THE NILE BASIN.*
THE meeting that was to have taken place at Bath in September last between Captains Speke and Burton would probably have done little towards clearing up the question of how far the dis- coveries of the former do or do not solve the mystery which, in Captain Burton's opinion at least, hangs more darkly than ever over the sources of the Nile, beyond the removal of some miscon- ceptions and the correction of a few minor points of detail, such as the position of the tree near Apuddo marked with M. Miani's initials, or at what precise angle the Sobat flows into the Nile ; still it is to be regretted that Captain Burton was deprived of that opportunity of stating his views in free and open discussion with his "quondam friend and Nile rival." There is a seeming want of generosity in disputing the conclusions and depre- ciating (at least in their results) the labours of one who can no longer defend himself, yet it is not to be desired, and certainly not to be expected, that out of motives of delicacy on Captain Burton's part what he esteems to be grave geographical errors should pass unquestioned. No one will suspect him of yielding to an amiable weakness like this, nor do we see any want of con- sideration to what is due to his rival's memory in the fact of the publication of this memoir. if Captain Spoke's map of the Nile regions cannot stand the test of a searching examination it is so far worthless, while if substantially correct the large additions he has there made to our knowledge of central Africa will only gain by being sifted like wheat on the threshing-floor of Captain Burton's unsparing criticism.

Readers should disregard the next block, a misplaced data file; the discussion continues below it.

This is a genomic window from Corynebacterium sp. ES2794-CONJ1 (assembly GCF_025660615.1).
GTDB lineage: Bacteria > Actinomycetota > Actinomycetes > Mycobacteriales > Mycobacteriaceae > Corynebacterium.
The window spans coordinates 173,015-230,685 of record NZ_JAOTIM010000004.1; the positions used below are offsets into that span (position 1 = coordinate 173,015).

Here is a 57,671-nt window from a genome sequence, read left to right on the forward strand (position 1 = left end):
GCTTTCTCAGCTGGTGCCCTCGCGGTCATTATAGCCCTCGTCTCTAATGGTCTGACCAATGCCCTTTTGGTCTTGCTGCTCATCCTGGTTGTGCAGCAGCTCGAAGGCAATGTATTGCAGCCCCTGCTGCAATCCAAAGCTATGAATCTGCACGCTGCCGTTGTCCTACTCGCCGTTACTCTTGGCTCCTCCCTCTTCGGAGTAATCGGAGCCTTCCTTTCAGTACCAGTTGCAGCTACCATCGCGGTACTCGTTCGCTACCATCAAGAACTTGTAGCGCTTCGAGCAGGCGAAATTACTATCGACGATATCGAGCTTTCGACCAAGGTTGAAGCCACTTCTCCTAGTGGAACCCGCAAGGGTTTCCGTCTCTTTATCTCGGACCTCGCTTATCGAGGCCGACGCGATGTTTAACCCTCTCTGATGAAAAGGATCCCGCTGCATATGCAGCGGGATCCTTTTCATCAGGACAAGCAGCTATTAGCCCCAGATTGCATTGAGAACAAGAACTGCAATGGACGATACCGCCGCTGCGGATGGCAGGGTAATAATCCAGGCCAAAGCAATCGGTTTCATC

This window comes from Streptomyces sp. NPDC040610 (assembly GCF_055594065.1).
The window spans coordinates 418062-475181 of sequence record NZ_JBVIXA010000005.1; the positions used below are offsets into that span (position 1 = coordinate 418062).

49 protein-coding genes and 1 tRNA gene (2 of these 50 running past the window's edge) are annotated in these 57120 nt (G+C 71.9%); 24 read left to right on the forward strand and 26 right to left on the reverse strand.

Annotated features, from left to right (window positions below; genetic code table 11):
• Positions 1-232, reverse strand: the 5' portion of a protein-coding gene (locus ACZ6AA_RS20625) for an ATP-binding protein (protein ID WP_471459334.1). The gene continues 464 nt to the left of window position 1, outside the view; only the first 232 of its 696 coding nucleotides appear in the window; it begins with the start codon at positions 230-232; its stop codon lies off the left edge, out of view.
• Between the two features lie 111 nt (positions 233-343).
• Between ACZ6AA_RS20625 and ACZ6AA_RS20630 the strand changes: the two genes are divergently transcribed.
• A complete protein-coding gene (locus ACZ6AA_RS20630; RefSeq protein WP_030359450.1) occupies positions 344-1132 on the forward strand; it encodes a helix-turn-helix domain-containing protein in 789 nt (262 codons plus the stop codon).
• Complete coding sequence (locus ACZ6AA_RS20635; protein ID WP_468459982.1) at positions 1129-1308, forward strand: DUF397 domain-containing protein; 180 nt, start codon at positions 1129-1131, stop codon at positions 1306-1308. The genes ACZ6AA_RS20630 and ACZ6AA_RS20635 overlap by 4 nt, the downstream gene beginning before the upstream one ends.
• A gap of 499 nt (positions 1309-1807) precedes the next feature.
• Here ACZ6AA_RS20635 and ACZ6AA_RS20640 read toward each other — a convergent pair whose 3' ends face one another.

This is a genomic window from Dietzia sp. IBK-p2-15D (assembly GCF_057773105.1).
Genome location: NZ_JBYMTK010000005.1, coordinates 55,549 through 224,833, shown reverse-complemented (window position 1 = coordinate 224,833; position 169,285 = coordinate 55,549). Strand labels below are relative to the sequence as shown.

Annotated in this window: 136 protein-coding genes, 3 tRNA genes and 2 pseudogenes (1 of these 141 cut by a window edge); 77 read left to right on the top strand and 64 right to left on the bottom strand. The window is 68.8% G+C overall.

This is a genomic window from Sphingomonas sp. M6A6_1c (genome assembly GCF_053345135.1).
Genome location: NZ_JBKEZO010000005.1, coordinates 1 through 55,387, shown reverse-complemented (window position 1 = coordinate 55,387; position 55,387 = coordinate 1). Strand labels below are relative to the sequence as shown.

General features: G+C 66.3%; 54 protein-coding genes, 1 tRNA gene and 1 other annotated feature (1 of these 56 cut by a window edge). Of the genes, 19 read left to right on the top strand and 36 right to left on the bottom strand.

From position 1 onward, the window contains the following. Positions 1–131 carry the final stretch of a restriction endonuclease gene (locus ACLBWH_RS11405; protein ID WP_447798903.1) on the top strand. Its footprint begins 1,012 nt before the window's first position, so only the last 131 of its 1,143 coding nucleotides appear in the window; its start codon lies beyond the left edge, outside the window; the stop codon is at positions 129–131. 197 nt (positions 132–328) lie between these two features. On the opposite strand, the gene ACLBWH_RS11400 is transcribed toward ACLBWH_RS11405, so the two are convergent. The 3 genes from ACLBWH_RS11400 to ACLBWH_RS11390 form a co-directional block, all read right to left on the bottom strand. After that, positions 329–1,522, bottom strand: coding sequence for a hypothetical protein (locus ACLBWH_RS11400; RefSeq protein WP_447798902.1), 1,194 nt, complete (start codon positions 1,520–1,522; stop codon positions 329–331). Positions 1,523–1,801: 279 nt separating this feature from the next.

Not content, however, with bringing his own far from despic- able forces to bear upon his adversary, Captain Burton calls up from the oblivion of some past numbers of the Morning Advertiser a series of (to use his own words) "valuable and original letters," which should never have appeared in con- nection with his name. Mr. M'Queen's irritation is perfectly natural, and writing, as he did, in the lifetime of the author whose book he was reviewing, and while smarting under a sense of the injury his brother-in-law, Mr. Petherick, had sustained from the statements contained in that book, the tone of his letters is excusable, though the "inimitable dryness of style" that raises Captain Burton's admiration, is not at all to our taste. Mr. Petherick's friends are quite right in defending him to the best of their ability from the charges brought against him, but his wrongs have nothing to do with the configuration of the basin of the Nile, and Captain Burton would have done well to avoid a subject which affords an opportunity for what looks like a vicarious expression of bitterness on his part. Mr. M'Queen's authority on all disputed points of geography might have been invoked without republishing the whole of his Not content, however, with bringing his own far from despic- able forces to bear upon his adversary, Captain Burton calls up from the oblivion of some past numbers of the Morning Advertiser a series of (to use his own words) "valuable and original letters," which should never have appeared in con- nection with his name. Mr. M'Queen's irritation is perfectly natural, and writing, as he did, in the lifetime of the author whose book he was reviewing, and while smarting under a sense of the injury his brother-in-law, Mr. Petherick, had sustained from the statements contained in that book, the tone of his letters is excusable, though the "inimitable dryness of style" that raises Captain Burton's admiration, is not at all to our taste. Mr. Petherick's friends are quite right in defending him to the best of their ability from the charges brought against him, but his wrongs have nothing to do with the configuration of the basin of the Nile, and Captain Burton would have done well to avoid a subject which affords an opportunity for what looks like a vicarious expression of bitterness on his part. Mr. M'Queen's authority on all disputed points of geography might have been invoked without republishing the whole of his